Overview of Paul Strang
Paul Andrew Strang (born 28 July 1970 in Bulawayo) was a leg-spinning all-rounder who played in 24 Tests and 95 ODIs for Zimbabwe between 1994 and 2001. He played Test cricket alongside his brother, Bryan Strang; their father, Ronald Strang, was a first-class umpire and was TV umpire for two of Zimbabwe's Test matches in 1994/5.
He studied at the University of Cape Town, and toured Pakistan with the Zimbabwe side in 1993/4. He played his first Test in 1994, and became a professional cricketer in 1995. He was one of the leading wicket-takers in the 1996 Cricket World Cup in India, taking taking 12 wickets with a bowling average of 16, although the team was knocked out in the preliminary stage, beating Kenya (with Strang taking 5 wickets) but losing its other 4 matches.
His scored his only Test century in the 1st innings of the 1st Test against Pakistan at Sheikhupura in 1996-7, batting at #8, including a stand of 87 with his brother for the 9th wicket. He also took 5 wickets in Pakistan's 1st innings in the same match. Strang's achievement was overshadowed by a double century, 257 not out, scored by Wasim Akram, and the match was drawn.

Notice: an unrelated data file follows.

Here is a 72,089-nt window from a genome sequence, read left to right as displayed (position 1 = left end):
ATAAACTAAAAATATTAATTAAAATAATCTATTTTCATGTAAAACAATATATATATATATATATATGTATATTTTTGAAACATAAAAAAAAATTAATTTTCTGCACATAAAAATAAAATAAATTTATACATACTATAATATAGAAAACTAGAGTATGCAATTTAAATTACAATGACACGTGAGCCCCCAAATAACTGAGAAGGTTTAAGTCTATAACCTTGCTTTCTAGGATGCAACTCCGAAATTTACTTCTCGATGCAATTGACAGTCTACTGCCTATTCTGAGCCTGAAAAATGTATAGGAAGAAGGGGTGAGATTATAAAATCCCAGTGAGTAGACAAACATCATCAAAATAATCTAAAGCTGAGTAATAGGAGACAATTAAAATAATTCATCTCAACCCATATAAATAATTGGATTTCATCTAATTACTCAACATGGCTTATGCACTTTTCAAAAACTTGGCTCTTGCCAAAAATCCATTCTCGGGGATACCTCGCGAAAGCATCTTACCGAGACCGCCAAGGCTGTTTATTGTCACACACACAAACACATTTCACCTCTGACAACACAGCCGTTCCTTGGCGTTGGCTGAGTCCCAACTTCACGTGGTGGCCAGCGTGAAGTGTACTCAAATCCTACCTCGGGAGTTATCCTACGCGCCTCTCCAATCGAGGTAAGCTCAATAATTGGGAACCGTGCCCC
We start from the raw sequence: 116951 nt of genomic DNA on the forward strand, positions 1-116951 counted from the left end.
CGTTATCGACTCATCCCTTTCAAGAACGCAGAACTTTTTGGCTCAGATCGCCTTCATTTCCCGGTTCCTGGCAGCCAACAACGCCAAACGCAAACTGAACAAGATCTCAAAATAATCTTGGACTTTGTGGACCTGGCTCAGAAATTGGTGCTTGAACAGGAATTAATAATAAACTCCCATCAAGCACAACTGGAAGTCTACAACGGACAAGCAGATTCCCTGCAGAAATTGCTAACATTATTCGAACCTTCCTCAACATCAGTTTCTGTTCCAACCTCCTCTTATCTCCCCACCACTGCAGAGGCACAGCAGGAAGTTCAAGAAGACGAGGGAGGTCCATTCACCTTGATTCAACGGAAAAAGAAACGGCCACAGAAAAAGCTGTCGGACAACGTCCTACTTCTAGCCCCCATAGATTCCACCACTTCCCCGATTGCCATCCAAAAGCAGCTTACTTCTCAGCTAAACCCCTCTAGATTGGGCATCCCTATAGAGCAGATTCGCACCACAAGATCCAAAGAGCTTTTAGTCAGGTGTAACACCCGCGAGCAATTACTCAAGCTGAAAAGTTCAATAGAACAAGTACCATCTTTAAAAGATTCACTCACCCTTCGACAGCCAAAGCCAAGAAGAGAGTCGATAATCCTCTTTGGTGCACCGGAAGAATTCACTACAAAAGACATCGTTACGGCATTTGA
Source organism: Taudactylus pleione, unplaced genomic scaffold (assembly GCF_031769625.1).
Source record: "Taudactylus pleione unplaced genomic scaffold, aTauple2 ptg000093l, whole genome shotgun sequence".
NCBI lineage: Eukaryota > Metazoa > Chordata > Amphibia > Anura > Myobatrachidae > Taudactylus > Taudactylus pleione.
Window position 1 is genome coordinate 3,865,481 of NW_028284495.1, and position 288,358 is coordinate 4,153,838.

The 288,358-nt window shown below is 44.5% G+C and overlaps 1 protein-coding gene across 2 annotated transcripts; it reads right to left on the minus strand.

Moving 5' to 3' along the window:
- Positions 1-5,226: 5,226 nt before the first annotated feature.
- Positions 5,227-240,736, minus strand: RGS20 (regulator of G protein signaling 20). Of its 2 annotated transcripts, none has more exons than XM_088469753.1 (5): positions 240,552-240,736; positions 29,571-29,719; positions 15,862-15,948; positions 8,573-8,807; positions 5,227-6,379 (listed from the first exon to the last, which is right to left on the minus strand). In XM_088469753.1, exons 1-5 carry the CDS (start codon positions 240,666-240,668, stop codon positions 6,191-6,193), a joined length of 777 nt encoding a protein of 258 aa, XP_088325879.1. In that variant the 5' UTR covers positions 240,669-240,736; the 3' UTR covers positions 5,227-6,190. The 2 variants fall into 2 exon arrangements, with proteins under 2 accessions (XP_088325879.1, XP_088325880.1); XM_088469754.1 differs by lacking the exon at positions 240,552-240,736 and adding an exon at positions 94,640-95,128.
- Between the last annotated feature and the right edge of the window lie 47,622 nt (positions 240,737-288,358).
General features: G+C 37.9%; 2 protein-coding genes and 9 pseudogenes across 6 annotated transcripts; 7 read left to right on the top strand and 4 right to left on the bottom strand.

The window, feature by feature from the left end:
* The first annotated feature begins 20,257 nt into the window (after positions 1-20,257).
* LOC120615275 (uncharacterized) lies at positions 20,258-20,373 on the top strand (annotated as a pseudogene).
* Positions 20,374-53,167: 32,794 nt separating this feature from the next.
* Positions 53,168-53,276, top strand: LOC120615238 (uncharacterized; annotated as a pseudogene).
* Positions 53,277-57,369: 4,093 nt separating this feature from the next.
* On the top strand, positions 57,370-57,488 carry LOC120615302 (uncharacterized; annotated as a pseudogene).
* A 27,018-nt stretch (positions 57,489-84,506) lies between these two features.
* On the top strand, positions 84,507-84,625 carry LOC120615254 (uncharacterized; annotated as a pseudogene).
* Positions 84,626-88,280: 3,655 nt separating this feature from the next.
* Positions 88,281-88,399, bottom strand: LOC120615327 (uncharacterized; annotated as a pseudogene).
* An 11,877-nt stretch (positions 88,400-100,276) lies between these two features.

Paul's promise led to his inclusion on the Zimbabwe tour of Pakistan in 1993/94. He was taken mainly for the experience and to help as a net bowler, the Zimbabwe batsmen needing the presence of a leg-spinner to practise against with Mushtaq Ahmed in the opposition. But he was still very inaccurate in those days, although steadily tightening up. When Steve Peall proved ineffective against the Sri Lankan tourists the following year, Paul made his Test debut in the final Test at Harare Sports Club. He took three wickets, but with indifferent balls; still, it was a start. He was not so fortunate when Pakistan toured, taking just one expensive wicket. But his promise as an attacking spinner was evident, and his gutsy batting and brilliant fielding helped to keep him in the side.
More hard labour for little reward was ahead of him, as he failed to take a wicket against the South Africans and only took three expensive Test wickets in New Zealand. He was also on the receiving end of a violent century from Chris Cairns. However, Paul is less affected than most by heavy punishment; he realises that the batsmen are giving him a chance and hopes to be able to exploit it.